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Fear spurs new drive for talks with Afghan Taliban

ISLAMABAD - For the last decade, the United States and Afghanistan have viewed Pakistan as part of the problem as they worked to subdue the Afghan insurgency. Yet suddenly the three countries are working together for an Afghan peace, with Pakistan handling one of the trickiest aspects of the effort: bringing the Taliban to the talks.

From villain, Pakistan has emerged as the key to working out a deal, an amazing transformation for a country that was long seen as the Taliban's main foreign backer when they were in power in Afghanistan, and whose territory, willingly or unwillingly, provided a haven when U.S. and NATO drove the Taliban from power in 2001.

Driving the new collaborative spirit after years of acrimony, diplomats say, was one thing: fear that chaos will follow the NATO withdrawal from Afghanistan in 2014. Such anarchy could cost thousands more lives in Afghanistan, make a mockery of the U.S.-led coalition's claims of success, threaten the security of Pakistan and allow international terrorists, including al-Qaida, to find sanctuary there again.

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Other countries also are involved heavily in the diplomatic push for peace negotiations, especially Turkey and the United Kingdom. Last month, Pakistan took the first step in trying to build confidence, freeing 18 low-ranking Taliban prisoners last month whose release the extremists had sought.

Pakistan had been ready to cooperate a year ago, said diplomats who, like other officials quoted here, spoke only on the condition of anonymity because of the sensitivity of the issue. But that was impossible after relations between Washington and Islamabad nearly broke down in the wake of a "friendly fire" incident in November last year in which American aircraft killed 24 Pakistani soldiers manning a border post. Ties between Pakistan and the United States were repaired only this summer.

Pakistan has called for a political settlement with the Taliban for years, an arrangement that would give them a share of power in Afghanistan. But the Afghan government until now hasn't been willing to trust Pakistan, suspecting that the Pakistanis wanted a return of the Taliban government, and the United States has pursued a policy that saw negotiations as something that could come only after decisive gains on the battlefield.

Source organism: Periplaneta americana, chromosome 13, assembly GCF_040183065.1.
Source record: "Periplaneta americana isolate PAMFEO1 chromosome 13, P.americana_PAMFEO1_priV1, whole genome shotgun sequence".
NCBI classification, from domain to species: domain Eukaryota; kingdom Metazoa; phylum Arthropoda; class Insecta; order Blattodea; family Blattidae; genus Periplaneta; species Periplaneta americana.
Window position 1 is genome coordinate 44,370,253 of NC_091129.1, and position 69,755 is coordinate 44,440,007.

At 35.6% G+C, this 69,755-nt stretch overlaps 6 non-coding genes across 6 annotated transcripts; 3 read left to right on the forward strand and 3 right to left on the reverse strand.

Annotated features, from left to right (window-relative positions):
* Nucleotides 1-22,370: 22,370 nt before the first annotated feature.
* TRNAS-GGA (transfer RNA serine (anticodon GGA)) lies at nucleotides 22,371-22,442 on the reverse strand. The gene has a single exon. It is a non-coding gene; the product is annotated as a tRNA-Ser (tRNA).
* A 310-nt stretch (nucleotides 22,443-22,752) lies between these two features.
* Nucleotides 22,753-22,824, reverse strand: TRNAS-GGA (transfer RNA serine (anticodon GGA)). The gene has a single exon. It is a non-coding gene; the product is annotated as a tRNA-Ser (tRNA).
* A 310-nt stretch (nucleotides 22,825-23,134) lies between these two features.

But that attitude has changed as it has become clear that the surge of troops President Barack Obama ordered to Afghanistan in 2009 failed to change the course of the war. With thousands of troops having returned home and tens of thousands more to follow soon, a cease-fire now wouldn't be so painful for the United States.

The new cooperative effort, which McClatchy Newspapers revealed last weekend, envisions a cease-fire in the second half of next year. It also contemplates the Taliban holding public posts that would essentially hand them control of parts of Afghanistan.

For Pakistan, a peace accord is vital because it has a ferocious extremism problem of its own, including a Pakistani version of the Taliban. Islamabad thinks that once the Afghan Taliban and its allied Haqqani network are politically accommodated in Afghanistan, they will abandon Pakistani territory. That would allow Pakistan to move against its own militants.

The two stripes of militants often share the same geographical space along Pakistan's border with Afghanistan, making that region an ungovernable threat to the whole of Pakistan.

The growth of the extremist menace in Pakistan and its apparent close cooperation with the Afghan Taliban and the Haqqani network has made Islamabad reassess the Afghan Islamist movement it once favored.

Aftab Sherpao, a former Pakistani interior minister, said, "Pakistan doesn't want a totally Taliban government. They want an all-inclusive government. If that doesn't happen, there will be trouble."

Pakistan wants not only the Taliban to be enticed back to Afghanistan, but also for the hundreds of thousands of Afghan refugees it has accommodated since the 1980s to go home. Around 3 million Afghans live in Pakistan, of whom about 1.7 million are registered, the largest such displaced population in the world.

Pakistan also is concerned about the trends it sees in Afghanistan: a deteriorating security environment, an economy that's drying up and deep internal political divisions. If that downward spiral continues, millions more refugees might flood into Pakistan, rather than those already there returning home, officials fear. Worse, chaos across the border would provide a sanctuary for Pakistani extremists. Pakistani militants already are using the eastern Afghan provinces of Nuristan and Kunar to stage attacks in Pakistan.

So a stable and peaceful Afghanistan, not a rerun of the 1990s Taliban-run Afghanistan, is in the interests of Pakistan.

"Afghanistan is nobody's strategic depth," a Pakistani official said, referring to the old Pakistani military doctrine that wanted to keep Afghanistan as a client state. "Everybody has tried to determine Afghanistan's future and failed."

So far, the Taliban haven't agreed even to consider talks with the regime of President Hamid Karzai in Kabul, seeing its officials as "puppets." Instead, it wants talks with the United States. A lot of persuasion will be needed to get them to start a dialogue with Kabul, the Pakistani official said.

Pakistan, he added, can only "try to persuade them to come to the table."

"We cannot force them," he said.

(Shah is a McClatchy Newspapers special correspondent.)

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